All ETDs from UAB

Advisory Committee Chair

Andreas Anayiotos

Advisory Committee Members

Shastry Akella

Mark Doyle

Roy Koomullil

Donald Twieg

Document Type


Date of Award


Degree Name by School

Doctor of Philosophy (PhD) School of Engineering


This study aimed at the numerical simulation of three imaging options in phase contrast magnetic resonance (PC-MR), developed jointly at University of Alabama at Birmingham and Allegheny Research Institute. The three methods were: 1) Fragmented Regional Interpolation Segmentation for K-space (FRISK); 2) Enhanced Temporal Resolution (ETR) technique; and 3) Self Reference (SR) PC-MR. The three methods were tested on various physiologic platforms and the data accuracy and acquisition time savings processed by these methods were directly compared to those processed by conventional (CON) PC-MR. Computational fluid dynamics (CFD) data of: a) two-chamber orifice flow model simulating valvular regurgitation, b) a femoral artery model, and c) a U-shaped model simulating the aortic arch for simulation purposes were generated. FRISK was configured to capture either high temporal information or complexly varying spatial information with a temporal component or a mixture of both. The errors of temporal misregistration of velocity compensated (VC) and velocity encoded (VE) pairs were further eliminated or dramatically reduced by using the ETR option. CON PC-MR requires the knowledge of VC and VE data pairs at each time frame to get the true velocity informaiv tion, which inevitably introduces first-order intrinsic errors caused by the temporal misregistration of the paired data sets. SR PC-MR was conceived to allow the reference scan to be eliminated from the dynamic acquisition. FRISK was shown to maintain or even improve data accuracy while reducing the scan time by at least 50% compared to corresponding CON PC-MR. By adapting the FRISK parameters for flowfields with different features, FRISK was capable of capturing in-plane and through-plane velocity information with excellent detail in approximately 20 heartbeats duration. Compared to the CON PC-MR processed data, the ETR processed data better represented peak velocities (101%±13% vs. 127%±28%, p<0.001) and correlated more closely with the reference (REF) data (r = 0.94±0.05 vs. r = 0.67±0.23, p<0.001). The SR PC-MR data showed significantly better representation of the velocitytime waveform as assessed by lower root-mean-square (RMS) errors (9.0±1.0% vs. 24.0±0.2%, p<0.005). Overestimation of peak velocity was dramatically attenuated using Self Reference compared to the conventional approach (2.8±0.4% vs. 16.9±6.4%, p<0.005). An average of 119.4 ± 26.6 % (p<0.005) SNR was realized in both in vitro and in vivo SR PC-MR data compared to conventional scans.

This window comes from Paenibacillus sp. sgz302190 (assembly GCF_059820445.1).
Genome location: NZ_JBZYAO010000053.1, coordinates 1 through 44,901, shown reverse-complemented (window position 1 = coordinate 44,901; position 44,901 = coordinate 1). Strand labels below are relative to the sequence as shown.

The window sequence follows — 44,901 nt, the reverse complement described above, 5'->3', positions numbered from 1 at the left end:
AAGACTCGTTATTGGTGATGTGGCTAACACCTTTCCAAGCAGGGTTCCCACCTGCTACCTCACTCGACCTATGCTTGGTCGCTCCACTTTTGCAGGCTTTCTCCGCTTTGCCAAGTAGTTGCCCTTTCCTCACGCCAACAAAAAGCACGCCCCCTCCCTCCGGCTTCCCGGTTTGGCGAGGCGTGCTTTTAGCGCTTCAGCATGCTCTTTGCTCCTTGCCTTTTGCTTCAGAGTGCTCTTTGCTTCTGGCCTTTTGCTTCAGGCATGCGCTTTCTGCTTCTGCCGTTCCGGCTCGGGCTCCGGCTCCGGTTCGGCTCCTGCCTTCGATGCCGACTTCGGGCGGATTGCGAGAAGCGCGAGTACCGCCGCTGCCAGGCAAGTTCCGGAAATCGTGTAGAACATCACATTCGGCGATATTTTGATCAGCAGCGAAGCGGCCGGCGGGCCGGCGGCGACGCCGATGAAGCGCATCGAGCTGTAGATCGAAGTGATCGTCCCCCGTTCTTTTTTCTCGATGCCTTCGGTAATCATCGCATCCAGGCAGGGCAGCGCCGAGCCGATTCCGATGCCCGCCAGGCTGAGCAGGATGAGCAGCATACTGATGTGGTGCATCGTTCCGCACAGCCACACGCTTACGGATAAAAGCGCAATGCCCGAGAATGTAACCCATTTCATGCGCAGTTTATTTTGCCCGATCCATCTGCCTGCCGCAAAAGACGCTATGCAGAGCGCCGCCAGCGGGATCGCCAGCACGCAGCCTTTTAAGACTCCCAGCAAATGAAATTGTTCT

Included in

Engineering Commons



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